• Training at your council; the opportunity to take part in national training and networking; and support from your political party or the Local Government Association Independent Group.   
  • Learning, skills and confidence that can be transferred back into employment, and which can be career-enhancing. 

See our FAQs ‘Training and support’ and ‘Do I need any experience or qualifications’ sections.

1.5 Councillors are paid 

Councillors are not paid a salary but they are entitled to receive financial compensation called an ‘allowance’ and expenses. This ensures they are not left out of pocket by covering costs such as travel to and from meetings and recognises the time devoted to council business on behalf of local people.  

Each council sets its own rate and you can find out how much the allowance is in your area is by searching for the ‘Members Allowances Scheme’ on your council’s website.  

On average, councillors in England receive around £7,000 ranging from approx. £3,000 to £16,000 (Tax Payers’ Alliance (December 2020) Councillors’ Allowances 2020).  

Councillors with special responsibilities such as cabinet members receive an additional allowance on top as they will spend significantly more time on council business.  

See our ‘Will I get paid’ section.

1.6 Councillors can work flexibly 

Many councillors fit their council work around their job, studying, caring responsibilities, and other volunteering work.  

How much time you spend on your duties is largely up to you and will depend on the different roles and commitments each councillor takes up.  

By law, if you are working, your employer must allow you to take a reasonable amount of time off during working hours to perform your duties as a councillor. You can find out more via the .gov.uk website in the Time off work for public duties section. 

The role requires commitment, hard work and good time management - and that while it can be challenging at times, it is highly fulfilling with everything that you can achieve for the local area and wider society.  

See ‘What is the time commitment’ and ‘Can I have a job and be a councillor’ sections.  

2. What do councillors do?  

The role is varied and fulfilling, where you can make a real difference for the community as well as wider society.  

You don’t need any experience or special qualifications. Your everyday skills, life experience, hard-working attitude, passion and commitment are most important. 

2.1 Councillors serve and represent the community  

The key role of a councillor is to serve and represent everyone in the ward that they are elected to (and not just those who voted for them). Some are also appointed to additional roles in the council such as cabinet members. 

Councillors serve and represent the community in many ways, for example: 

  • Talking to constituents by phone, email and letter, social media, home visits, drop-in sessions, street or community meetings, and local events.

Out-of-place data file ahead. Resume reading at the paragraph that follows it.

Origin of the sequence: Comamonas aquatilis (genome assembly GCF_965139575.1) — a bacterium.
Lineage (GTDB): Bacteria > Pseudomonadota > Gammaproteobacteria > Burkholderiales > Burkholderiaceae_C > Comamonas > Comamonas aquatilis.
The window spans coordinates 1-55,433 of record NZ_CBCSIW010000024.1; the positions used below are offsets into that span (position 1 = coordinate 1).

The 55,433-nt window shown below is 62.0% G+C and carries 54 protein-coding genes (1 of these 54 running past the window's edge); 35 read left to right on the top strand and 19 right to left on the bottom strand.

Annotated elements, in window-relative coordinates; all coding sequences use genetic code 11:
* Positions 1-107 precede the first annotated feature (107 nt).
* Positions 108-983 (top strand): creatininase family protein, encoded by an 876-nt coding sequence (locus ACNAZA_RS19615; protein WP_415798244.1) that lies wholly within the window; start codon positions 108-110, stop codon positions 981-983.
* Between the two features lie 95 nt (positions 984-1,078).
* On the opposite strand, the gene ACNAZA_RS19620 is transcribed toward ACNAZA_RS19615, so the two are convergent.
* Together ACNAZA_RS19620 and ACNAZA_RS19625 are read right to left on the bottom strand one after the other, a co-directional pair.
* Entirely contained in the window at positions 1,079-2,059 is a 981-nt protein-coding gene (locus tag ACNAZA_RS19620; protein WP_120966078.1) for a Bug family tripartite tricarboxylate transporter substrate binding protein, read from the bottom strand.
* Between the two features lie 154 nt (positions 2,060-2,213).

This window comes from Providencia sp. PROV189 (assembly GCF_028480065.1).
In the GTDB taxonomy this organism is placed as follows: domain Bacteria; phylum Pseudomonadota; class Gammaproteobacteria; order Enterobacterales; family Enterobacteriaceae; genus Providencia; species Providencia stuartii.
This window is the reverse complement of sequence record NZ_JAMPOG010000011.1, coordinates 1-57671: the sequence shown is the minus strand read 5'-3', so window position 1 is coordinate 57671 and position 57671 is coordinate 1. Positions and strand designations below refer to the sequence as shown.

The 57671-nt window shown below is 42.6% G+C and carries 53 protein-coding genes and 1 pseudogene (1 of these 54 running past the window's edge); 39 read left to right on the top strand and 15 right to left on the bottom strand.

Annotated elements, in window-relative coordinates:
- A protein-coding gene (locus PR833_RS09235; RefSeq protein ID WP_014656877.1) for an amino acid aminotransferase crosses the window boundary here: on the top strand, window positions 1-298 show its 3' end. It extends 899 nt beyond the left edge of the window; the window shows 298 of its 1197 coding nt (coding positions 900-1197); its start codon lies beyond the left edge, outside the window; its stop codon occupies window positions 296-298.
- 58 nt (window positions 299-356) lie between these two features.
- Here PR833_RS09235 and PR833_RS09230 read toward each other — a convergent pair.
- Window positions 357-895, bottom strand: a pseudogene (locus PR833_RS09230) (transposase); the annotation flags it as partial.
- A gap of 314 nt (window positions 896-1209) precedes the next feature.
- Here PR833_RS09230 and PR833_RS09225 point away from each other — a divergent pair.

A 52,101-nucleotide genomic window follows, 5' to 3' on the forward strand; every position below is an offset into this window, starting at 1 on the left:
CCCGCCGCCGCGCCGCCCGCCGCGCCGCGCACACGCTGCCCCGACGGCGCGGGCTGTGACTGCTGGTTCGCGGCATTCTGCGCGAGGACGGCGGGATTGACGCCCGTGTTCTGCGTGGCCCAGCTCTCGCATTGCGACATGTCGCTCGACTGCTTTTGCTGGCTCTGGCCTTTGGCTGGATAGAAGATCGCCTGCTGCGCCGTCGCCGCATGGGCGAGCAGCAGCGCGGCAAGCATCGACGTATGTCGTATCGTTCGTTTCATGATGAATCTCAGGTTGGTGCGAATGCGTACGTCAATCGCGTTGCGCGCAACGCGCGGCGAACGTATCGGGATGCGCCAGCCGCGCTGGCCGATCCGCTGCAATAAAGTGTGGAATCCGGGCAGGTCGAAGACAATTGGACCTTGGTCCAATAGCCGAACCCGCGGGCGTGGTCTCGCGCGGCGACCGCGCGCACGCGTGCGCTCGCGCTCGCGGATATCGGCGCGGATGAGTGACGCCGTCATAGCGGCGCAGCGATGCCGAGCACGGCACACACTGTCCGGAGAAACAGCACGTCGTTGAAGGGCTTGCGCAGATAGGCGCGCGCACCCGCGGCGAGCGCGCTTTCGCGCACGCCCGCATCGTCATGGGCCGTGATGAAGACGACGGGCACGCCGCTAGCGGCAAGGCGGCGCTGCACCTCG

• Responding to queries and issues from local residents, investigating concerns, helping with solutions (this is called casework). 
  • Keeping the community informed about local issues and events - for example through email, newsletters, blogs, social media and in person. 
  • Keeping up-to-date on what’s happening in the local area to understand needs and views.   
  • Reading council meeting agendas and reports, research and evidence to understand issues and participate in discussions and decisions. 
  • Attending formal council meetings as well as meetings with local or regional groups and organisations. 
  • Working collaboratively with citizens, voluntary and community organisations, police, health partners, and businesses. Building strong relationships and encouraging people to get involved and share their views and ideas.  
  • Empowering communities by knowing when to step back, when to support, and when to lead; understanding the skills and assets of the community; connecting people and organisations; providing funding; helping to drive forward solutions, projects and ideas. 
  • Some councillors have extra responsibilities, for example specific council projects, or positions in the cabinet, committees or regulation boards.  

2.2 Councillors must adhere to protocols and behaviour standards 

Every council has their own constitution and code of conduct which you can search for on the council website. The Seven Principles of Public Life outline the ethical standards that those working in the public sector are expected to adhere to, including councillors.  

2.3 Councillors shape the future of the local area by making plans and taking decisions 

Councils need strategies, policies and plans to achieve the vision for the local area, making the best use of resources and meeting the needs of local communities. As a councillor you will help create these by, for example: